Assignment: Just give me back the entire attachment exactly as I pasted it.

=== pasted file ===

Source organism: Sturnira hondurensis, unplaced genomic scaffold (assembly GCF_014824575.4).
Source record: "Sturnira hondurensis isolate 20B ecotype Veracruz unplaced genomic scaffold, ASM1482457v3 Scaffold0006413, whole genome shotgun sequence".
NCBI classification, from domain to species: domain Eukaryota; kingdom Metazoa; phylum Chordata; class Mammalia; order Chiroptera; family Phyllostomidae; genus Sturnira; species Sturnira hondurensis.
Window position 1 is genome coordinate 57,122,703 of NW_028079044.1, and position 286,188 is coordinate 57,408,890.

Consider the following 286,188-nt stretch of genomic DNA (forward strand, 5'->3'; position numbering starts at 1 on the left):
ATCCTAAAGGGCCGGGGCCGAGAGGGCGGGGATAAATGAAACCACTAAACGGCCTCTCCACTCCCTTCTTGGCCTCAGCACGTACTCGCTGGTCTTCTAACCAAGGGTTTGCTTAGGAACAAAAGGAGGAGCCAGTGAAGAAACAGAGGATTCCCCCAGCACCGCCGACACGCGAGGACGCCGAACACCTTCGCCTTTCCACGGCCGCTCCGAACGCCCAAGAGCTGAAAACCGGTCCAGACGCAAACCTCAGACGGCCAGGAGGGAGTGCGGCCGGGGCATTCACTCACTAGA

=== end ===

Source organism: Sturnira hondurensis, unplaced genomic scaffold (assembly GCF_014824575.4).
Source record: "Sturnira hondurensis isolate 20B ecotype Veracruz unplaced genomic scaffold, ASM1482457v3 Scaffold0006413, whole genome shotgun sequence".
NCBI classification, from domain to species: domain Eukaryota; kingdom Metazoa; phylum Chordata; class Mammalia; order Chiroptera; family Phyllostomidae; genus Sturnira; species Sturnira hondurensis.
Window position 1 is genome coordinate 57,122,703 of NW_028079044.1, and position 286,188 is coordinate 57,408,890.

Consider the following 286,188-nt stretch of genomic DNA (forward strand, 5'->3'; position numbering starts at 1 on the left):
ATCCTAAAGGGCCGGGGCCGAGAGGGCGGGGATAAATGAAACCACTAAACGGCCTCTCCACTCCCTTCTTGGCCTCAGCACGTACTCGCTGGTCTTCTAACCAAGGGTTTGCTTAGGAACAAAAGGAGGAGCCAGTGAAGAAACAGAGGATTCCCCCAGCACCGCCGACACGCGAGGACGCCGAACACCTTCGCCTTTCCACGGCCGCTCCGAACGCCCAAGAGCTGAAAACCGGTCCAGACGCAAACCTCAGACGGCCAGGAGGGAGTGCGGCCGGGGCATTCACTCACTAGA